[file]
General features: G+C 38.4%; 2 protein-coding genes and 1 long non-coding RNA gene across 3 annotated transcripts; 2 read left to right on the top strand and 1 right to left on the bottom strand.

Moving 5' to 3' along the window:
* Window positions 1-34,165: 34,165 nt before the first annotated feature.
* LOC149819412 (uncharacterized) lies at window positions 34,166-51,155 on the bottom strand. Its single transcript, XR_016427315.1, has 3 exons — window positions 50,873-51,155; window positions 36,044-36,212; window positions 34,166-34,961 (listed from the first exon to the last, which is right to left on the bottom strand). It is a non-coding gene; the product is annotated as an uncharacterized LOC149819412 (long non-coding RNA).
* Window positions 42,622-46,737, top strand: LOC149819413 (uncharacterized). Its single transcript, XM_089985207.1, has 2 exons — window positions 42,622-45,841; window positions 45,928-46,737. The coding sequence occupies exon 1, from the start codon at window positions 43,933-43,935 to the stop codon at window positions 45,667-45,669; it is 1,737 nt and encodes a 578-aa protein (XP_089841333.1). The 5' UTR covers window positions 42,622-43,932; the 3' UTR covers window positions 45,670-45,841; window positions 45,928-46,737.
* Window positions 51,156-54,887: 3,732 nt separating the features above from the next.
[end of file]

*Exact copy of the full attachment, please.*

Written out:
General features: G+C 38.4%; 2 protein-coding genes and 1 long non-coding RNA gene across 3 annotated transcripts; 2 read left to right on the top strand and 1 right to left on the bottom strand.

Moving 5' to 3' along the window:
* Window positions 1-34,165: 34,165 nt before the first annotated feature.
* LOC149819412 (uncharacterized) lies at window positions 34,166-51,155 on the bottom strand. Its single transcript, XR_016427315.1, has 3 exons — window positions 50,873-51,155; window positions 36,044-36,212; window positions 34,166-34,961 (listed from the first exon to the last, which is right to left on the bottom strand). It is a non-coding gene; the product is annotated as an uncharacterized LOC149819412 (long non-coding RNA).
* Window positions 42,622-46,737, top strand: LOC149819413 (uncharacterized). Its single transcript, XM_089985207.1, has 2 exons — window positions 42,622-45,841; window positions 45,928-46,737. The coding sequence occupies exon 1, from the start codon at window positions 43,933-43,935 to the stop codon at window positions 45,667-45,669; it is 1,737 nt and encodes a 578-aa protein (XP_089841333.1). The 5' UTR covers window positions 42,622-43,932; the 3' UTR covers window positions 45,670-45,841; window positions 45,928-46,737.
* Window positions 51,156-54,887: 3,732 nt separating the features above from the next.